5. Family environment and alternative care
35. The Committee is concerned that a large number of families are headed by single parents, mostly women, many of them facing financial and other kinds of difficulties which negatively affect the upbringing and development of the child. The Committee is concerned at the lack of involvement of fathers in the upbringing and development of children.
36. The Committee recommends that the State party:
(a) Take all necessary measures to provide assistance to single-parent families in order to support them in bringing up their children, in light of article 18 (2) of the Convention;
(b) Take the necessary measures for the promotion of higher levels of involvement of fathers in the upbringing and development of their children.
37. While domestic legislation includes provisions for maintenance allowance (Affiliation Act (cap. 26:02); Maintenance Orders Enforcement Act and the Divorce Act (cap. 25:04)), the Committee is concerned at the lack of implementation of these provisions mainly because of widespread ignorance of the law, limited enforcement of maintenance orders and the small amounts of the orders which cannot cover the basic needs of the child.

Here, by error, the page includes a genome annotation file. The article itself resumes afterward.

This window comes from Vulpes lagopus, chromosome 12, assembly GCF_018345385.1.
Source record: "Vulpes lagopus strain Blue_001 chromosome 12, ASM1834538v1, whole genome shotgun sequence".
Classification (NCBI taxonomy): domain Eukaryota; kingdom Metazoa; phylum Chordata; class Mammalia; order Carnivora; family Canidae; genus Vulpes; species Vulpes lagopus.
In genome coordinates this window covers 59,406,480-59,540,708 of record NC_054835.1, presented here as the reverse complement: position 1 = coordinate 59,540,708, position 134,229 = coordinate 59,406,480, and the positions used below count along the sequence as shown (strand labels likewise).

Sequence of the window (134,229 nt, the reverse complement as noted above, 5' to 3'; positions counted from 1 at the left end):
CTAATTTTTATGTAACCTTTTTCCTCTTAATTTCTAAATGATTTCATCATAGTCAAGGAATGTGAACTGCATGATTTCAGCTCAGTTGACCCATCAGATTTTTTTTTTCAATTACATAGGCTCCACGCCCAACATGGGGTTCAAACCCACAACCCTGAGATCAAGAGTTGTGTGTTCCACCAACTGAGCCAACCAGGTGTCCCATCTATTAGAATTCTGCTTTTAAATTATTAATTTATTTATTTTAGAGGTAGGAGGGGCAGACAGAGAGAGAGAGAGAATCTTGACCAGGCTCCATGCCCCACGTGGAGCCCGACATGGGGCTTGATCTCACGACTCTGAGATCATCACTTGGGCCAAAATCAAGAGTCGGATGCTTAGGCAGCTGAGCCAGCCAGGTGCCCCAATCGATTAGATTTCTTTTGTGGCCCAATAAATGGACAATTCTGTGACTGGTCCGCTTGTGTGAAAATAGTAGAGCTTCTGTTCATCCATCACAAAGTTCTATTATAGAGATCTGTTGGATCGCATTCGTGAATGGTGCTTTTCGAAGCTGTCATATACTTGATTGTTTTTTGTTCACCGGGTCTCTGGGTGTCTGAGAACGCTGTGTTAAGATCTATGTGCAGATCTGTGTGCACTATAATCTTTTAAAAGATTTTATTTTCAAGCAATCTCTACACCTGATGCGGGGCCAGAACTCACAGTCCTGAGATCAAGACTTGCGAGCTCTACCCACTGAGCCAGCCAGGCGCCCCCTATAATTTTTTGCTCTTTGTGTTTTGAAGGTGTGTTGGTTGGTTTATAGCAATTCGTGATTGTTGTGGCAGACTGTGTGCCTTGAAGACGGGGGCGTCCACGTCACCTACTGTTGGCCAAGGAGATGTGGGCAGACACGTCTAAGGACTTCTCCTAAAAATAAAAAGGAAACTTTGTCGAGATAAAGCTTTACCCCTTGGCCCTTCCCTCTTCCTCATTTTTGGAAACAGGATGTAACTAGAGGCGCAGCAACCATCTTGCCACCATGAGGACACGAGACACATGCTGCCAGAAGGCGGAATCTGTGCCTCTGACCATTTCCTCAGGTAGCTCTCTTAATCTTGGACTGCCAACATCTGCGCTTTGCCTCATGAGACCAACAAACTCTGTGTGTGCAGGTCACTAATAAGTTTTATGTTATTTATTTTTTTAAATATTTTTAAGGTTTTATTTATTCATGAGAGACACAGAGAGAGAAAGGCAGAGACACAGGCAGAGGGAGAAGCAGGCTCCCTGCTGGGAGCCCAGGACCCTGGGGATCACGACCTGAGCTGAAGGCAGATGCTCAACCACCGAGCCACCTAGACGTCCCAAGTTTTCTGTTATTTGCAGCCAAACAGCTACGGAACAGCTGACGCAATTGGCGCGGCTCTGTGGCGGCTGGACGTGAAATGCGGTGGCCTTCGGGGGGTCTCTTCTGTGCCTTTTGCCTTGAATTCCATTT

The Committee recommends that the State party:
(a) Make widely known the provisions of domestic legislation concerning maintenance allowance, especially among mothers who are illiterate, and to support them if necessary in understanding legal actions;
(b) Ensure that professional groups dealing with this issue are adequately trained and courts more strictly implement the provisions regarding the recovery of allowances, particularly in case of solvent parents who refuse to pay; and
(c) Take the necessary measures to ensure, to the extent possible, that the maintenance ordered covers the basic needs of the child.
39. While noting the creation of an Orphan Care Programme in 1996, the creation of a National Task Force on Orphans, and the proposed bill on wills and inheritance, the Committee expresses concern at the increasing number of children deprived of a family environment, notably due to the spread of HIV/AIDS, the Committee welcomes the policy of the State party to use institutional facilities as a last resort but remains concerned that the role of the extended family is decreasing, that there is no legislation on foster care, and that the Adoption of Children Act does not fully take into consideration the best interests of the child and other relevant provisions of the Convention. Finally, the Committee remains concerned that insufficient financial and human resources are allocated for alternative care.